I’m not a research or educational scientist, and have no data on hand to prove this – but something tells me open-ended self-evaluations like these help students make the material presented and practiced in class their own, and that they’ll use those “lessons learned” themselves more readily in the future than those that take tests or simply write the required reports.

But if anyone has that multiple-choice test I’m looking for — the one that teaches people how to write better without actually doing any writing — please let me know.

I could use a break from all that grading!



To Change or not to Change? That is the Question.

The topic this week is change. For me just having to write something regularly is a change. Give me a math problem and my eyes light up and I get excited. Ask me to write and it is like when I go to Joann Fabrics with my wife. I get drowsy and lose energy immediately upon entering the story. I think people have these two reactions when the discussion turns to change. They are either excited about the prospect of changing something (fixing it) or dread it, thinking here we go making my life more difficult again. It seems that sometimes change is pursued because someone is trying to justify the necessity for their job position. But, at other times, change is sought in order to fix something that isn’t working as well as it should. Of course change also occurs when leadership changes. In many areas there are several processes that can get the job done well, it is just a matter of choice.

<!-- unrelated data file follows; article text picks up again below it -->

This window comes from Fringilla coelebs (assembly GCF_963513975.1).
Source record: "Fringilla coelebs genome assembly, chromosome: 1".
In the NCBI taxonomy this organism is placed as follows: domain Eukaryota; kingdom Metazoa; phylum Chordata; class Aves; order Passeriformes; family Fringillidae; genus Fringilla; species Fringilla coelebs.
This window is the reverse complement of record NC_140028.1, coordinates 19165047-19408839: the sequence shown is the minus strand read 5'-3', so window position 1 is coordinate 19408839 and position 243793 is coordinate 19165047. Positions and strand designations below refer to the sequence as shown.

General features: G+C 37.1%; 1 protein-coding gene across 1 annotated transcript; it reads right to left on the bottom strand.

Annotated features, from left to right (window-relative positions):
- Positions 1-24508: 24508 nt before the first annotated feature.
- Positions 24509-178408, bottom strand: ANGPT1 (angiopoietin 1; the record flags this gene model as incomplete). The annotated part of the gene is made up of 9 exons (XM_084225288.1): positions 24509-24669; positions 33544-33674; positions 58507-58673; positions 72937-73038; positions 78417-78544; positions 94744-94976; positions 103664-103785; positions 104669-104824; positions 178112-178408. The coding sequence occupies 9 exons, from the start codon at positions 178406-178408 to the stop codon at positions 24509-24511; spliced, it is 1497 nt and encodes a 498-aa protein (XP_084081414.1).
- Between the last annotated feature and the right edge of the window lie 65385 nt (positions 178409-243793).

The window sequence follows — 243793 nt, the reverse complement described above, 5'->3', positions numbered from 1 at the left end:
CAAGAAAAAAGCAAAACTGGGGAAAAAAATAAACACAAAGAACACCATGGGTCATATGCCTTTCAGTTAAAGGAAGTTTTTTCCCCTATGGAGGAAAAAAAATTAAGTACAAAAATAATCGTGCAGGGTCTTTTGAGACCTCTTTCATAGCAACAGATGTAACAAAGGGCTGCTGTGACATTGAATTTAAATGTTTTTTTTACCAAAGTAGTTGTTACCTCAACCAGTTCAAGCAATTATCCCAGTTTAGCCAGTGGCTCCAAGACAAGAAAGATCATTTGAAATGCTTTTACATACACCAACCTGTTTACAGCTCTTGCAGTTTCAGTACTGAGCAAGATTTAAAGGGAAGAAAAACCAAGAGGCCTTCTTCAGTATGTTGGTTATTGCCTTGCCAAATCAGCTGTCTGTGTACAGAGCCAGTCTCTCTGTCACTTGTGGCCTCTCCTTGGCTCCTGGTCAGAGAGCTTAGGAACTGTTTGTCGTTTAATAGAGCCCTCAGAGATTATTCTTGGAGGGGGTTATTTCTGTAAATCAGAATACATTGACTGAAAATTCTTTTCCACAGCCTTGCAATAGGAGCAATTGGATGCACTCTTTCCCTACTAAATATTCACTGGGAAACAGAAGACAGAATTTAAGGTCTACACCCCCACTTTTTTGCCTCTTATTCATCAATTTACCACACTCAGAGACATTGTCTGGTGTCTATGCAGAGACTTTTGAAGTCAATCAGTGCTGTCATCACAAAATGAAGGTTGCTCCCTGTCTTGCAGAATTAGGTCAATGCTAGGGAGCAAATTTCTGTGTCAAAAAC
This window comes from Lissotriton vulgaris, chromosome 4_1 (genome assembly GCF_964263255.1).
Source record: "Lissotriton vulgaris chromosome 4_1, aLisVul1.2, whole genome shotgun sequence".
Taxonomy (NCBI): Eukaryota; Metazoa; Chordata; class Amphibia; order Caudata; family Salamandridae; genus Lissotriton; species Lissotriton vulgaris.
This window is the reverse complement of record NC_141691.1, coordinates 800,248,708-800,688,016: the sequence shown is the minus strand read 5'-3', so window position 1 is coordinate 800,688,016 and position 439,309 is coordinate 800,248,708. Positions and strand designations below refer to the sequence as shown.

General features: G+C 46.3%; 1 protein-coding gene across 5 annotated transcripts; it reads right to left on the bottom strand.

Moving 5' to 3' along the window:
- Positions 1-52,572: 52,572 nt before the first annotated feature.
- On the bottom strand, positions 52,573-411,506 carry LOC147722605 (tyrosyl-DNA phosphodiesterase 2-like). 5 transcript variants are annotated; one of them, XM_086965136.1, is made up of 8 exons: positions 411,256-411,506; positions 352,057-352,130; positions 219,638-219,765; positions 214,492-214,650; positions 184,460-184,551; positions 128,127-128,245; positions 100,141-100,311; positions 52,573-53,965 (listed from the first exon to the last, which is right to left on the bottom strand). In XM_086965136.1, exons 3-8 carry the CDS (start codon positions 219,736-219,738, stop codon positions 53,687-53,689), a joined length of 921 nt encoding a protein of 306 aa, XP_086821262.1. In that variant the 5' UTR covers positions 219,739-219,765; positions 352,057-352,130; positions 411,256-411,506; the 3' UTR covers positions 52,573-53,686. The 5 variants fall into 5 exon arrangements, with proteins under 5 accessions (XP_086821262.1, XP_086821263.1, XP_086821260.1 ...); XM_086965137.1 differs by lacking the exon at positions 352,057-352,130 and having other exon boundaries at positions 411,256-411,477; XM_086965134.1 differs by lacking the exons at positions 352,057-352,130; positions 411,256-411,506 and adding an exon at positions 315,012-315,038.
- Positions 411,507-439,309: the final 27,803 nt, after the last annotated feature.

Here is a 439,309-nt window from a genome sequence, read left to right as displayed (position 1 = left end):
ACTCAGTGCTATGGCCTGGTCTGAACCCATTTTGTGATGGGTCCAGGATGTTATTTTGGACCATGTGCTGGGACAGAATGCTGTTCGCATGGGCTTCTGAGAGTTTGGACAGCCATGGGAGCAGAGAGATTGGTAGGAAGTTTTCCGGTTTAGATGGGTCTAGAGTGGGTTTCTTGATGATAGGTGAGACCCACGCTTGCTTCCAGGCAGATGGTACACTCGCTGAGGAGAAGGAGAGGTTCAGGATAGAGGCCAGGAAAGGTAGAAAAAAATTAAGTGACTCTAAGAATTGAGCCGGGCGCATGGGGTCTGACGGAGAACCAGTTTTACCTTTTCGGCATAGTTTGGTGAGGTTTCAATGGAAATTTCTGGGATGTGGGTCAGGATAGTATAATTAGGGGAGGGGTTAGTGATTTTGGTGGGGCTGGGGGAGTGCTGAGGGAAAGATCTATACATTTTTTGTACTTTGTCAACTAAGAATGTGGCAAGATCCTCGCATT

What I think is important, is to remain objective. Listen to each new proposed change and analysis the merits of the change. Can it improve what is done? Will things be more efficient? Will it make work more difficult? Does it involve more paperwork and is it important enough to warrant that? Will it add or subtract from the budget? Is it proposed because someone had too much time on their hands? To be honest to you, the reader, I hate the term disruptive innovation. It sounds like a term made up by a “glass half empty” kind of person. We should use the term Constructive Innovation! Sure you are destructing something that exists when you change, but let’s be more positive and talk about how it is going to make life better. If it won’t make processes better we shouldn’t be changing.

Bottom line, don’t let people change stuff just for change sake. Analysis the proposed change, decide its merits and then get behind it or challenge it and use facts to support your position.


Teaching vs. Learning: Something I Learned

      I can’t recall the particular moment that I learned this.  More than likely the discovery came over time and, like most things we learn, once we learn it, there’s no unlearning or going back.  What did I learn?  That just because I taught it, it doesn’t mean they learned it.  You might be thinking Duh. Believe me, I wish I could have learned this very early in my career, but teaching has really changed over the last 25 years because students and our world have changed.  And I never learned this in my education classes when I was in college.  This was something I learned out of experience and probably a change in state standards, but it did take awhile to sink in.  When it did, my practice changed.
     Now, I teach composition, so there is a significant skill based component to that course.  It’s built for teach, formative assess, reteach and clarify, formative assess, remediate with a few students, assess.  It’s built for returning to concepts, so that the competencies are revisited and revisited, and by the end of the course, students can really bring research and synthesis and citation and format all together to create something of which they can be proud.
     “I taught that” was replaced with “my students learned ______.”